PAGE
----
Poorly connected Arkansas appoints statewide broadband manager
To meet his goal of deploying high-speed internet statewide by 2022, Gov. Asa Hutchinson this week named Nathan Smith as broadband manager for the Arkansas State Broadband Office.
Smith, who began his new role Wednesday, was previously the economic policy director for the Arkansas Development Finance Authority. Smith told StateScoop that he had in his previous role already been doing some work on broadband development, but that in his new position he will split his time between the governor’s broadband expansion project and broader economic analysis work through his other role as the director of research for the Arkansas Department of Commerce.
Smith’s new dual-role puts a face behind the governor’s commitment to providing internet access to every community with a population greater than 500 people, but it’s also the result of Hutchinson’s restructuring of the state government, which recently consolidated 42 executive agencies into 15.
A major piece of his broadband work, Smith said, will involve assisting municipalities in applying for state and federal grants for broadband expansion. The state is also considering changing right-of-way rules and other regulations to spur private investment.
A 79-page plan behind Hutchinson’s broadband goal, which was released in May with Smith’s help, outlines a broad range of challenges facing the state, including issues with mapping inaccuracies, the difficulties in connecting a highly rural population (41 percent of Arkansas residents live in rural areas) and broader concerns about the total size of the problem.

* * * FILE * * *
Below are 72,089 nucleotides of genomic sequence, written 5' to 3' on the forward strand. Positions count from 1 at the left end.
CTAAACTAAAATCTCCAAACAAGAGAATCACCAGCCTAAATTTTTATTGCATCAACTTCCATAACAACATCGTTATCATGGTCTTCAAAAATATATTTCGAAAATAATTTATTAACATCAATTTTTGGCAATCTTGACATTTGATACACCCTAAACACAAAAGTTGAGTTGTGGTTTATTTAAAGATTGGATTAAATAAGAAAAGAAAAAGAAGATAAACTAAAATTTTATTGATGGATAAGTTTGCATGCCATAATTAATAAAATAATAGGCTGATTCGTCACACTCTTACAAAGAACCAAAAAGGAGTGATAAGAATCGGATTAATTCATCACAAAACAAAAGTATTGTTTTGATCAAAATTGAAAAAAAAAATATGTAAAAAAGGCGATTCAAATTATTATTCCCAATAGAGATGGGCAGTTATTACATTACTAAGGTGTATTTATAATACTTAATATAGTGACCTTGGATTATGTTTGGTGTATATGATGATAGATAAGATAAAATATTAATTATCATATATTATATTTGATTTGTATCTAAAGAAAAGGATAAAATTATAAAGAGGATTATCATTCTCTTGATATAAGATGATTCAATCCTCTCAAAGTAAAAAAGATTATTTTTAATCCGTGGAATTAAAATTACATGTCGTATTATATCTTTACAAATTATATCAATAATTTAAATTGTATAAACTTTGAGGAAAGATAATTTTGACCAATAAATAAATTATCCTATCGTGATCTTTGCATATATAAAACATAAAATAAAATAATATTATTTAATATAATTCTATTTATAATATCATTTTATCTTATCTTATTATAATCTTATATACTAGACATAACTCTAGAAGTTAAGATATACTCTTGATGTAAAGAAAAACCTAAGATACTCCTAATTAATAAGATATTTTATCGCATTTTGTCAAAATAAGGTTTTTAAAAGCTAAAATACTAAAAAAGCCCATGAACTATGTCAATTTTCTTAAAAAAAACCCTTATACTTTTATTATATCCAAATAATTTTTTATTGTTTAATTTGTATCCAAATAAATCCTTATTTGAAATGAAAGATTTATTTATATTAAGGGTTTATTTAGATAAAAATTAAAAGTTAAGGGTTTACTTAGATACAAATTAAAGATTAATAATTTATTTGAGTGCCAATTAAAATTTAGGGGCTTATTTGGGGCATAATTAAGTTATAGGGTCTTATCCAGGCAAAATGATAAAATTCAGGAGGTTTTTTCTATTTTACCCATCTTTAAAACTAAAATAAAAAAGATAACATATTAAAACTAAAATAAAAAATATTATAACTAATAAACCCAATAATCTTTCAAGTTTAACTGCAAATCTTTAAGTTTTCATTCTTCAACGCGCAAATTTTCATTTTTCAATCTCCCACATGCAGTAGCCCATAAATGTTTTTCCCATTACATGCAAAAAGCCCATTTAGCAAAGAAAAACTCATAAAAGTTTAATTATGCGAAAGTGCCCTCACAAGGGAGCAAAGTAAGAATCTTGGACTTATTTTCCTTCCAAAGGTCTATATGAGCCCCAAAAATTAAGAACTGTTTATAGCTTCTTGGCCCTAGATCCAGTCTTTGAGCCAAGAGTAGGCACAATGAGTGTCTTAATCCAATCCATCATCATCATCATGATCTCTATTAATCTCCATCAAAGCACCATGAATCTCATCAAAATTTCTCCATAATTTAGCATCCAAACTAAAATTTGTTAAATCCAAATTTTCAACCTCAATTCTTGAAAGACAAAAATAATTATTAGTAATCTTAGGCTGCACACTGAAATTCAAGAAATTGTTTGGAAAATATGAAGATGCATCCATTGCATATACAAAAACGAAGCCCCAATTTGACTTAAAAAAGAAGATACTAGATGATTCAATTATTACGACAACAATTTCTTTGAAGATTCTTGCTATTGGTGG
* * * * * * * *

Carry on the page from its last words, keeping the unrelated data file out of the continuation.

According to BroadbandNow.com, a website that ranks internet service providers, Arkansas is ranked last for wired broadband connectivity in the United States, with just 75 percent coverage. It estimates 32 percent of the state’s residents are underserved, and even its estimation that 100 percent of the state’s residents at least have access to mobile broadband service is second-guessed in the governor’s report.
In addition to coordinating with local governments, Smith said his office also has “a bunch” of other ideas of how to improve broadband access, which could be announced in the coming months.
Smith’s work experience before joining Arkansas was diverse, but continually circled his interest in economics. He spent four months with the state of Maine’s Department of Labor as a statistical program supervisor. He spent four years as an assistant professor at Fresno Pacific University in California where he taught various economics courses. He studied the impact of fiscal policy on savings rates at the Cato Institute.
At Harvard Kennedy School he earned a masters of public administration and international development. At George Mason University, he earned a Ph.D. in economics, writing his dissertation on the economic models surrounding technological change.
Though much of that research was abstract, he said, some of it relates directly to the work that states are doing to bring broadband internet to more people. Delivering broadband to smaller rural communities, for instance, has an infamous scaling problem.
“There can be technologies, people love it, it’s great, but you need a critical mass of demand before you can actually implement that technology,” Smith said. “In small towns, the economics of it can be a little bit more challenging.”
But internet is crucial, he said, pointing to both the heightened expectations the public has for access to information technologies and the opportunities they present in work, medicine, education and entertainment that are lost without a broadband connection.
“If you’re left behind, there’s really a lot you miss out on,” he said. “It has become more of a necessity than a luxury.”